The local and national voter registration databases and systems are highly vulnerable because they generally must remain connected to the internet. Per the Cybersecurity Infrastructure Security Agency (CISA), the additional possibility of ransomware remains front and center for the election process. State and local governments must square off against these cyber attackers to prevent information theft, vote manipulation, ransomware, and more. What would you pay to regain access to your information if it is locked up ransomware? How can you be sure your electronic vote counts have not been manipulated?
APT28 Threat Actors – a Long History of Malicious Activity
One of the threat actors front and center to this malicious and brazen activity is APT28. APT28 goes by many names, including Strontium, Fancy Bear, Group 74, Tsar Team, and more4. APT28 is a cyber-attack unit funded and coordinated closely with Russia’s GRU military intelligence. They were linked publicly to Russia’s Intelligence Directorate of the Russian General Staff by a July 2018 U.S. Department of Justice indictment.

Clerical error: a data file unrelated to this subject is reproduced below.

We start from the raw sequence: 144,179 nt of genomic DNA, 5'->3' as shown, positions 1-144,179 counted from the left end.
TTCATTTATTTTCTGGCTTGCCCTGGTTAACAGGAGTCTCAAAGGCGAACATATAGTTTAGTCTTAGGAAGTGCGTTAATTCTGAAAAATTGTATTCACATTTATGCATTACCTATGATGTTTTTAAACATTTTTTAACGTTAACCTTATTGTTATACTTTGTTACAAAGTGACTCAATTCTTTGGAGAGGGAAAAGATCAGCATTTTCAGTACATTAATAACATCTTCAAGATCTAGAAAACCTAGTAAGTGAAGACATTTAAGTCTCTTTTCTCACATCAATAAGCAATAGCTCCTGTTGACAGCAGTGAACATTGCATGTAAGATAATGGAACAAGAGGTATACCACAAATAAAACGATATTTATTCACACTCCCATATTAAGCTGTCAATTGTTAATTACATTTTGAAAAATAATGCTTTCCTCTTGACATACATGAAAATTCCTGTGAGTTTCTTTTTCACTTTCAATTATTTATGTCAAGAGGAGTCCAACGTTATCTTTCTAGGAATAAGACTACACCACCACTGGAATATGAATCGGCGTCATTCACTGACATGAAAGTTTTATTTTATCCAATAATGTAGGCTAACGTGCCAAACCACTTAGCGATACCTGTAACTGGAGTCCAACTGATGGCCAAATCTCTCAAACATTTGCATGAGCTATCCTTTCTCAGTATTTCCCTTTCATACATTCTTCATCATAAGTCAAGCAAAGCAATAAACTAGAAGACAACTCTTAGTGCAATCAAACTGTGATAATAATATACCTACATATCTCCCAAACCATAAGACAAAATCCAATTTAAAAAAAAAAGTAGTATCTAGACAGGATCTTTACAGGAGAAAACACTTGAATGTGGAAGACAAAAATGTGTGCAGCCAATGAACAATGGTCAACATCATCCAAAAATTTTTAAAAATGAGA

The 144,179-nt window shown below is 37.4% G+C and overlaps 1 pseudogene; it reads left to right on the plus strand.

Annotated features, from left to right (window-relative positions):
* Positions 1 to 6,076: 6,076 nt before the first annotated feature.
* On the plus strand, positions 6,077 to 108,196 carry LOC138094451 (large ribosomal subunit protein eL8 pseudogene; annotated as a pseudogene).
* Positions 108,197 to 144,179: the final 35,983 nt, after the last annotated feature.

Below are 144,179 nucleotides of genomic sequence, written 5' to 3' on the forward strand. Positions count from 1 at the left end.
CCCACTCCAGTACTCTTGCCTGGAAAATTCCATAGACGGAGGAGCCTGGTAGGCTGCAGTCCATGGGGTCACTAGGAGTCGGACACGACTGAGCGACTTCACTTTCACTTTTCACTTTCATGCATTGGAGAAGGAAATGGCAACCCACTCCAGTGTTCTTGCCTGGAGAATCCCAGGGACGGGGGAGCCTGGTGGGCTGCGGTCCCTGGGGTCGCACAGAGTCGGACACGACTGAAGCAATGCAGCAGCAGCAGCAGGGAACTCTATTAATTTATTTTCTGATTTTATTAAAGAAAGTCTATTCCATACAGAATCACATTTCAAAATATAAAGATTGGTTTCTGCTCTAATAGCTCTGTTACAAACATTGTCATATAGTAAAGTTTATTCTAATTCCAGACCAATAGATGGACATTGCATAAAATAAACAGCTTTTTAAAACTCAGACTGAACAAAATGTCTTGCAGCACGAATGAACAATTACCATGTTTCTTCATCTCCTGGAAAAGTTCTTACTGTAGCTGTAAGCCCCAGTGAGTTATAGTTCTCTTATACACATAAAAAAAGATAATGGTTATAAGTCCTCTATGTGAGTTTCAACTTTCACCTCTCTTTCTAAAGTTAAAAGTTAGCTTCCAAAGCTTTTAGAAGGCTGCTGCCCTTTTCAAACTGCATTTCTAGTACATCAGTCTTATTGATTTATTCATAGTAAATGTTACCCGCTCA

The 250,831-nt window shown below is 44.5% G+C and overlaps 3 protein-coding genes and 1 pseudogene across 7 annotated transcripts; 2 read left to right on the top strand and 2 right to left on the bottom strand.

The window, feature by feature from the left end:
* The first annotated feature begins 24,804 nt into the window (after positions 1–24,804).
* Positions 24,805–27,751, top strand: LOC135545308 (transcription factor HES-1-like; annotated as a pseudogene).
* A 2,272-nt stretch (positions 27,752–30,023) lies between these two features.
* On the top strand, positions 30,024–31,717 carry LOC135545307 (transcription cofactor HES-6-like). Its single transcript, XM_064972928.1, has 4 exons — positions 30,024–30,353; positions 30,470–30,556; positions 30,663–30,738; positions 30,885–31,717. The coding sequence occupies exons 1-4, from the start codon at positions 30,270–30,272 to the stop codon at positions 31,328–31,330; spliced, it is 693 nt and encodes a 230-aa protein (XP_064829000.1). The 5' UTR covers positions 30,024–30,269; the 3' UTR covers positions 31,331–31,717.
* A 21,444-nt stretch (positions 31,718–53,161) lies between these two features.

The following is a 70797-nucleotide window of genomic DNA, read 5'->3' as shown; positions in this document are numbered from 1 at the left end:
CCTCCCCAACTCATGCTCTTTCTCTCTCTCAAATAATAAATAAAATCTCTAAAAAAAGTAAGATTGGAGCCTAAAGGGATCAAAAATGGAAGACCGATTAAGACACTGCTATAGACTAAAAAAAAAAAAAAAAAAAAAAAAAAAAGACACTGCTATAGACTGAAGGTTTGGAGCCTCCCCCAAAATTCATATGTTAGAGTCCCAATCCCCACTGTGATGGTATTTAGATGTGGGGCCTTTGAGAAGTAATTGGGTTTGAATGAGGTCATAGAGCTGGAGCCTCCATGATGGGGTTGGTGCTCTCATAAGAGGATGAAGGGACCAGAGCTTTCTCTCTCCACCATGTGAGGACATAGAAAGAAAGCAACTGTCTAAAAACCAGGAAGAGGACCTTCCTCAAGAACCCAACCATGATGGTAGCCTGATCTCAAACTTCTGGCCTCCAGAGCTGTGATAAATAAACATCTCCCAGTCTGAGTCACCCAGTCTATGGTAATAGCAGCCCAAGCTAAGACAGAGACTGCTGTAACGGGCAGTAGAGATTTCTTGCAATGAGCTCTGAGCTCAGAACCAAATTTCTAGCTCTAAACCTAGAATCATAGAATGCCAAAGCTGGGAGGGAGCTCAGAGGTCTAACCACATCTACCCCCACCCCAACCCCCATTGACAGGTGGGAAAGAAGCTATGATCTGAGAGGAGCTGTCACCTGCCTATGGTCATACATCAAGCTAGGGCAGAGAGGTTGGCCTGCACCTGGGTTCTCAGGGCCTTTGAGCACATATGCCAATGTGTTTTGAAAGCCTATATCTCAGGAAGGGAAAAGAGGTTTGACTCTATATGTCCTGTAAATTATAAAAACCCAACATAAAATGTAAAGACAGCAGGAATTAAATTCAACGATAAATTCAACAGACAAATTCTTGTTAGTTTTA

APT28 is attributed to the Democratic National Committee’s compromise and attacks on Hillary Clinton’s campaign in 2016 in a well-documented attempt to interfere with the U.S. presidential election process. They were associated almost continually with attacks on NATO, the Georgian government, journalists covering the Caucasus, and eastern European civilian and military components.
Election Hackers APT28 Target DNS with Lookalike Domains
APT28 uses a wide variety of known tactics and techniques to reach their goals. DNS is part of the mix. Lookalike domain attacks that have been used by APT28 have targeted DNS domain names. The selected domain name is designed to appear legitimate under cursory inspection.
For example, APT28 has been associated with the acquisition and registration of domains that imitate both the North Atlantic Treaty Organization (NATO) and the Organization for Security and Cooperation in Europe (OSCE) security websites and Caucasus information resources.
This technique of imitating domains through lookalike domains is also referred to as “domain typosquatting” or homoglyphs5 attack. APT28 can use this technique to socially engineer targets via email and the websites they might visit to support critical election infrastructure, research, or other related information. These websites are necessarily frequented by parties that prepare for and administer the election processes and the various associated parties and vendors that work with them.